Love to quilt and play with the great grandkids

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    That is just tooooo cool. I don't have space for it either.

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    Name:  DSCN2801.JPG
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Size:  1.08 MBHow many tables could be made??? I'd prefer to have belt holes in the tops so they could actually power a machine if needed.

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    It's a gorgeous room. It reminds me of Joanna Gaines decor. (Really cute, but not too practical.) Do you notice the featherweight is not plugged in? It might make a great cutting table in a shop, where hypothetically, you have more room. Notice how the thread is stored on the peg board? It's a very inventive design.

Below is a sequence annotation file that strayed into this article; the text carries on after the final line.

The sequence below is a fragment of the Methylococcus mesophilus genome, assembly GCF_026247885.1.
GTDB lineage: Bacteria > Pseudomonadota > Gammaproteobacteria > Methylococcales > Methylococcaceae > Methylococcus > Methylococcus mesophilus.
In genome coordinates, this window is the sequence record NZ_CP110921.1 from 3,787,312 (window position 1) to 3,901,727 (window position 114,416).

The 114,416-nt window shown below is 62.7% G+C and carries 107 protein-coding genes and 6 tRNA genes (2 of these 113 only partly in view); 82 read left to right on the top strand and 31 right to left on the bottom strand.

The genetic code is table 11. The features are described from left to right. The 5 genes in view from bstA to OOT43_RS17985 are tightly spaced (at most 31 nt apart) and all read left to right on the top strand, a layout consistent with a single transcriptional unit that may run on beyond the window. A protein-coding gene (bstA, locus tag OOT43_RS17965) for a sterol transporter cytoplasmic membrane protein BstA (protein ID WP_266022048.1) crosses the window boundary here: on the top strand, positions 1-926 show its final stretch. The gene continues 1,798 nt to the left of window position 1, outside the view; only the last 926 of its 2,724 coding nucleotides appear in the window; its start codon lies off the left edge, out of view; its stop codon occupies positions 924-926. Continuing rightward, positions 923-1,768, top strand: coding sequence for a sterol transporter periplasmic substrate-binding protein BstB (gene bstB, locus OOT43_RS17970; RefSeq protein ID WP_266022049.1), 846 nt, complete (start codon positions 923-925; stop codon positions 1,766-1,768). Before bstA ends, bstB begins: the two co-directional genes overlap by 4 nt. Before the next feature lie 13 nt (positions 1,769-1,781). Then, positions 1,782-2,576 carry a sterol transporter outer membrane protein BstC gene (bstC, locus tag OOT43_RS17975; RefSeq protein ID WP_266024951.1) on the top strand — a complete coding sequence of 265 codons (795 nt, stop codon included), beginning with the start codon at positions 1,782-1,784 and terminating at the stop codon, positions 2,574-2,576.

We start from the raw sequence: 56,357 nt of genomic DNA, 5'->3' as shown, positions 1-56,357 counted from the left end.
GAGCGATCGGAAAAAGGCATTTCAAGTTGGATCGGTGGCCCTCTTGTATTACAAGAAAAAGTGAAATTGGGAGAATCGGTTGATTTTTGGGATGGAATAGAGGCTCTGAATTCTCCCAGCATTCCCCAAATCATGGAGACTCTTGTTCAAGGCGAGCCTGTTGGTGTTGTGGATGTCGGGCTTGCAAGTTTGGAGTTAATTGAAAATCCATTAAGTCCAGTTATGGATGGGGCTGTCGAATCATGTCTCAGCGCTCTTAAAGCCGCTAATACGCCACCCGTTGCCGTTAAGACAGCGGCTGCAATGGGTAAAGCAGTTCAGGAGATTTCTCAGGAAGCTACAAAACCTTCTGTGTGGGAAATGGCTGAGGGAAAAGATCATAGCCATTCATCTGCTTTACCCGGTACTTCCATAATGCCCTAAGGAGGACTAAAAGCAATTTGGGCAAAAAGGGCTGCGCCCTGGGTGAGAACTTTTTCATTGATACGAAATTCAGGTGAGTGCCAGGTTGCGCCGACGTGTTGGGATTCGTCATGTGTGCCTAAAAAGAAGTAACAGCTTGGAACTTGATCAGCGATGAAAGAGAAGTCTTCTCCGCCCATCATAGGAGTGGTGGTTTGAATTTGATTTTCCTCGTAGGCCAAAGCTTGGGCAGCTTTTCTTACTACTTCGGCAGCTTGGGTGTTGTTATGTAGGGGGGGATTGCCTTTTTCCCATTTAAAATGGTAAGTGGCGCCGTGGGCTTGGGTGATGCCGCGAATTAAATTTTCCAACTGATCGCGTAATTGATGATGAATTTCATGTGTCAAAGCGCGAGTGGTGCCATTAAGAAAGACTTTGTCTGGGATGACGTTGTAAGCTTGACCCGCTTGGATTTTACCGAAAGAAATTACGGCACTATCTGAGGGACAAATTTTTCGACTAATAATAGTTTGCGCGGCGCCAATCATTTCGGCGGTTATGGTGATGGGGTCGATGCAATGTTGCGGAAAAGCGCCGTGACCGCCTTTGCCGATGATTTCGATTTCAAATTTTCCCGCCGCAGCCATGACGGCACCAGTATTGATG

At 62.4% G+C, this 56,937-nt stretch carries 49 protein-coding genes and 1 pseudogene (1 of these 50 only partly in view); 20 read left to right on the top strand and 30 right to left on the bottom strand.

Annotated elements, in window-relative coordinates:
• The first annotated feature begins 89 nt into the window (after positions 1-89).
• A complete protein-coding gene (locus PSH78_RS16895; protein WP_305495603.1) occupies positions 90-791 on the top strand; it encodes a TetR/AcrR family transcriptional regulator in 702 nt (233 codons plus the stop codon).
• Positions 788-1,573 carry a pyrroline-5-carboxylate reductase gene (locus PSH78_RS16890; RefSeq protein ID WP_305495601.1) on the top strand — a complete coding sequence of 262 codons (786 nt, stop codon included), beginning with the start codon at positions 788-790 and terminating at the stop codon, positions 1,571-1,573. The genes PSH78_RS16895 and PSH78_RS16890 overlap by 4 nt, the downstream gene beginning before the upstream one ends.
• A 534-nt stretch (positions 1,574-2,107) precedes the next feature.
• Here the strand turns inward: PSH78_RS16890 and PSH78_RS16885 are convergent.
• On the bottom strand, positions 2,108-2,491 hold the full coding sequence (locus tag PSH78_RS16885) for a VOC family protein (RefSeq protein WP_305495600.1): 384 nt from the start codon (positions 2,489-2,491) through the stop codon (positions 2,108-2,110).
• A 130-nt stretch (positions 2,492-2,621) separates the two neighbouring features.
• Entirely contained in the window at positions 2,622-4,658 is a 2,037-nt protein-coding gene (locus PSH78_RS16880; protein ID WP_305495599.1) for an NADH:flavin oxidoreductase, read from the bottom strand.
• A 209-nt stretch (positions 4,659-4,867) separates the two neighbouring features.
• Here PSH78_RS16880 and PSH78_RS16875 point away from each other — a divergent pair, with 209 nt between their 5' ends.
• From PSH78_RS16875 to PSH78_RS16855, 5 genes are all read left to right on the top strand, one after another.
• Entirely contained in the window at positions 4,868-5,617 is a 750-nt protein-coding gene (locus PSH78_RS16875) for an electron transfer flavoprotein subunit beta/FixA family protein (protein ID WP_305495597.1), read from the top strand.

If I had a huge house, (which I don't), I'd love to have a cutting table like that.

    bkay

  10. #10
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    I love this. Wish I had the space for it.

  11. #11
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    It is beautiful but I couldn't use it as a cutting table - it is way too low. But it would be fun, as leone said, putting in belt holes and a place for a machine. I love using my treadle machine.

  12. #12
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    Lovely. I have a small table that has a treadle base with a wooden top that my Featherweight sits on here in Maine. I have another larger table that is looking for a home. (Would love to keep it but have to pare down). I have never stubbed my toe...yet.

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    Oh and Leon's picture just boggles my mind. wink, wink...